Mark Lance will tell you. (Todd sent me the link.) I think the article is awesome. But I’ve got some small quibbles.

Lance begins by noting the unproductive character of many debates in north american anarchist circles for and against consensus. Lance attributes this character to both sides of the debate making a category mistake. Each side compares the positive qualities of their practice to the (often magnified) negative qualities of the other side’s procedure.

He defines practice as “the complex process of discussion — a process about which much can be said, but the proper functioning of which is unlikely to be definable via a set of precise rules” and procedure as “formal rules that define a method of taking a decision.” The latter works when the former works, essentially. Lance refers to the conditions of or amenable to good practice as ‘virtue’ and ‘virtuous’.

Lance notes that “any formal procedure can be abused” such that diatribes for and against consensus both miss the vote.

Lance writes that

“according to consensus procedure, a proposal is formulated, and then it must receive unanimous support – ignoring stand-asides – to be adopted by the group. That is, if one person opposes it, the group cannot adopt it. (…) Suppose, for example, that a group is faced with a situation in which they would normally engage in some sort of protest action. Perhaps they are an anti-war group, and the US has just launched an invasion. Say for purposes of argument that all but one of the people thinks that a protest should be held, but one strongly opposes this for whatever reason. Here are two ways to formulate the disagreement.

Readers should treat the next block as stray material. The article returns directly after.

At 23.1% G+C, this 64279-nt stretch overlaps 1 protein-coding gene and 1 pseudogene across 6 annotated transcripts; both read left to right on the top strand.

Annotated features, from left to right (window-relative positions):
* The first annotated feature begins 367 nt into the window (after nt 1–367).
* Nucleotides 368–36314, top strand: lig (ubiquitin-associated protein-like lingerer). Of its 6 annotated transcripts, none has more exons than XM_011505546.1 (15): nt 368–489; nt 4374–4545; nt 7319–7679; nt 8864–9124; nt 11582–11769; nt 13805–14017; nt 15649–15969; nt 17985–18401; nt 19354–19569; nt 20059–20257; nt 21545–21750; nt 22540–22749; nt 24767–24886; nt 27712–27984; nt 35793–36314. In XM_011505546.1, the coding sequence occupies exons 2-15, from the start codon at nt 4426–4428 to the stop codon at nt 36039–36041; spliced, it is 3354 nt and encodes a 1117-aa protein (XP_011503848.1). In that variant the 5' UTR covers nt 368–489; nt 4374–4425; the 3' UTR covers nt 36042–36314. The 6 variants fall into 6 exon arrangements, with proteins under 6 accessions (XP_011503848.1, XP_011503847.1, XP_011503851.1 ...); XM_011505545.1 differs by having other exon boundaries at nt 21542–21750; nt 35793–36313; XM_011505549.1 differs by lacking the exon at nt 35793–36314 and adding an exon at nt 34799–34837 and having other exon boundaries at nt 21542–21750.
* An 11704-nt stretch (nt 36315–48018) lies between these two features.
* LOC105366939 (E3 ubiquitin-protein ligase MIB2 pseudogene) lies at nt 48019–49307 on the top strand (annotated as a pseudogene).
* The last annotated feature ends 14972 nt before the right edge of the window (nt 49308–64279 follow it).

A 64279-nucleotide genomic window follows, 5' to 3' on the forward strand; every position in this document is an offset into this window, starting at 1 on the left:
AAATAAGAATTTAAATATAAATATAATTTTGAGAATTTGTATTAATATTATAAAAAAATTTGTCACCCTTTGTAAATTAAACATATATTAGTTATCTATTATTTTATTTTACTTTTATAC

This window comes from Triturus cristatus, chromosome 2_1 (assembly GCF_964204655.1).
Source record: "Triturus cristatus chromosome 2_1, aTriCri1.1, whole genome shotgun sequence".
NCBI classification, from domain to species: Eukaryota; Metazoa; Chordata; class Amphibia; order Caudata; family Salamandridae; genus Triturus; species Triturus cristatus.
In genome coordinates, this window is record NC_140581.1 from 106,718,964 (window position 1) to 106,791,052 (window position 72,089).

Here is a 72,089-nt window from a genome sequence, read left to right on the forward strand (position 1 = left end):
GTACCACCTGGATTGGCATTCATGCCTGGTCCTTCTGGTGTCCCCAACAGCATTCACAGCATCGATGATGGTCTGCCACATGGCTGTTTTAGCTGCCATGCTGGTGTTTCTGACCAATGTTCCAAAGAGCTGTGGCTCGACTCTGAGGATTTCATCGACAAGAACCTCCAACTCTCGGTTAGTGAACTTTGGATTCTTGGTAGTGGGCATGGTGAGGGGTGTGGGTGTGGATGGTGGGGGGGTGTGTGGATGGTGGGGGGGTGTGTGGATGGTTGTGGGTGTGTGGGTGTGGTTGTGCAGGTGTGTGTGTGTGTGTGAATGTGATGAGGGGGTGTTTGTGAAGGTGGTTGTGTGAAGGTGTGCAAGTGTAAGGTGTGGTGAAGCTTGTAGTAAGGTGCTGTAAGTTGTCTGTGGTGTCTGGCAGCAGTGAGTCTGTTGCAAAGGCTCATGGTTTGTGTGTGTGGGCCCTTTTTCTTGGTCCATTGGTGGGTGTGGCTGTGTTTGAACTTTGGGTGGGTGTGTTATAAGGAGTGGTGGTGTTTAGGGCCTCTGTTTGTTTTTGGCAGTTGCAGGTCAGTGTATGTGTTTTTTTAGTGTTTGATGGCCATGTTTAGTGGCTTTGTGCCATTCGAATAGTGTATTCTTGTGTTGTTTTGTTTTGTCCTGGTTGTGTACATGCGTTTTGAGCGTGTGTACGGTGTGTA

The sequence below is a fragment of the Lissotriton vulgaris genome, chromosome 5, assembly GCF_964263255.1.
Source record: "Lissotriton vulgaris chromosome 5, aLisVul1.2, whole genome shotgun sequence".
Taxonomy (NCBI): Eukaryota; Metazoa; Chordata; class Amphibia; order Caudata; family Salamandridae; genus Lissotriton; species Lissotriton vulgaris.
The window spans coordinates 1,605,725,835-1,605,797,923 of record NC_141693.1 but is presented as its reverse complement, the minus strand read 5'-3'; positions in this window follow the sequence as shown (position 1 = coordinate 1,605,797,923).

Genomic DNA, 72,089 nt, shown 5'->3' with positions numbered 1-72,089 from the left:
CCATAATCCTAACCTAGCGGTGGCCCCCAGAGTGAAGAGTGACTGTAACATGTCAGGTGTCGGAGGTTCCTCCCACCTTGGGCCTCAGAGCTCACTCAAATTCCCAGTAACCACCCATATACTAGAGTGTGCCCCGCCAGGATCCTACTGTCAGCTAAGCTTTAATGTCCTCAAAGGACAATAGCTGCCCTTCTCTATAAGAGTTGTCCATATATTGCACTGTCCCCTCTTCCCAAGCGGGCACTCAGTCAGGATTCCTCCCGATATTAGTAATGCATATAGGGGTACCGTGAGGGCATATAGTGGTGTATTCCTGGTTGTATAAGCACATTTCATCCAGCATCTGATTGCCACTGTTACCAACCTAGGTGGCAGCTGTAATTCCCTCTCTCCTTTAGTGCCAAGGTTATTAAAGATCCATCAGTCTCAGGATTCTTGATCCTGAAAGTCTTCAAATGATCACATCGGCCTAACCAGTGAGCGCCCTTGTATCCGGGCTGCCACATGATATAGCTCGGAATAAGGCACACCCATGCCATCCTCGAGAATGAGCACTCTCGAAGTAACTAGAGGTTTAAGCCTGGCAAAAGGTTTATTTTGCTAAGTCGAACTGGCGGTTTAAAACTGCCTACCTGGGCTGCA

Formulation 1:
Group A endorses protesting the invasion.
Group B (one person) opposes protesting the invasion.
Formulation 2:
Group B (one person) endorses remaining quiet about the invasion (doing nothing)
Group A opposes remaining quiet about the invasion. The difference between these formulations comes to nothing under a majority voting procedure, but is absolutely crucial under consensus. If the proposal is “Let us hold a protest” then the one person opposing can block and nothing happens. But if the proposal is to do nothing, then any one of the many who support protesting can block, thereby forcing a protest. Now in a case like this, it is probably natural to think that formulation 1 is the right one. What we need consensus for is to do things, and if we cannot reach consensus on what to do, the group will do nothing.”

Lance then questions the action/inaction distinction:

“Isn’t it a staple of our analysis that inaction is a form of action? When one goes about one’s life and ignores political, economic, cultural disputes, don’t we consistently argue that one is thereby supporting the status quo, playing a concrete role in keeping the system functioning? Sitting on one’s ass may be the right thing to do in a given situation, but we radicals always insist that it is nonetheless doing something, something that calls just as much for justification as anything else.”